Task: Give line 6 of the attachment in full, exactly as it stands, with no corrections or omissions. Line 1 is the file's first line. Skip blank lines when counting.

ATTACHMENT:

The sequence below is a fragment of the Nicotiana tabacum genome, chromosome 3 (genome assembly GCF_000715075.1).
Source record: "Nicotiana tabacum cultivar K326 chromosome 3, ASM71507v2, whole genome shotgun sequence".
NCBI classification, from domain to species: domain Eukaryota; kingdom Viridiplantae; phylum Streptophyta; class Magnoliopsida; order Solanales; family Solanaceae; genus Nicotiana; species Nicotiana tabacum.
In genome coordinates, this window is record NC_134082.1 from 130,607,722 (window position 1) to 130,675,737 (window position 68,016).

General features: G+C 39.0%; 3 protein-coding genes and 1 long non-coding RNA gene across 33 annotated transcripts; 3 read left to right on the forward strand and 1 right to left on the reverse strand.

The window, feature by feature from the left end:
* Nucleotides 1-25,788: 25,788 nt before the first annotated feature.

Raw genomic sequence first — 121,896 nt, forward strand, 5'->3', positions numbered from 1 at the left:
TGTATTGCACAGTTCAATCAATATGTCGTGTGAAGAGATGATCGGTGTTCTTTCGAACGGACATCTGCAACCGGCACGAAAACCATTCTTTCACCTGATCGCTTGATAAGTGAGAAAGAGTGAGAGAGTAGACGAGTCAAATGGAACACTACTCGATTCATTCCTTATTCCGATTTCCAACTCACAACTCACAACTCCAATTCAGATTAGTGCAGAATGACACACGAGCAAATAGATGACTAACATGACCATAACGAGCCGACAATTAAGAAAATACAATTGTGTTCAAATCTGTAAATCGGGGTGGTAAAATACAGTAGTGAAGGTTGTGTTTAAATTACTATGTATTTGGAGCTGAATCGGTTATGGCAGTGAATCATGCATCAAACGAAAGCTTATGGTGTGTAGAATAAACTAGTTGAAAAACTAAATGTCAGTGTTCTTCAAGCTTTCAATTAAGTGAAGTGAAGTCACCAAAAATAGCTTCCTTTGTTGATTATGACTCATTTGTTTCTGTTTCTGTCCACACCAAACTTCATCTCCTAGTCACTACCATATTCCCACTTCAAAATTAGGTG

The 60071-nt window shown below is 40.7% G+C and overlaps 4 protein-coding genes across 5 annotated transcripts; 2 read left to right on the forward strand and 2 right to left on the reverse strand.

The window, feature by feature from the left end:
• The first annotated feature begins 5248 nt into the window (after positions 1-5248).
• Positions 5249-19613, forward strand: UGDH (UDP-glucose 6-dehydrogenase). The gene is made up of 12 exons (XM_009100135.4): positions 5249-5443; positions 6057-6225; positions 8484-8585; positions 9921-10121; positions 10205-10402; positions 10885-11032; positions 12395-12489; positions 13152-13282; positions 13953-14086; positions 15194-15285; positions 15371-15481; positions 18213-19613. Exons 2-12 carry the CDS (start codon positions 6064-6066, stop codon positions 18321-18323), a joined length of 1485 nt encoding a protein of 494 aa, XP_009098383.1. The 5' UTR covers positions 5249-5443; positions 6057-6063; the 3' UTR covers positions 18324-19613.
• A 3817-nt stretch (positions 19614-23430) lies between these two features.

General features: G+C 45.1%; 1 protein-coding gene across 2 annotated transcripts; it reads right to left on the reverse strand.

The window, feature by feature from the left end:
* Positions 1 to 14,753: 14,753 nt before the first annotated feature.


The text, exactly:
The window, feature by feature from the left end: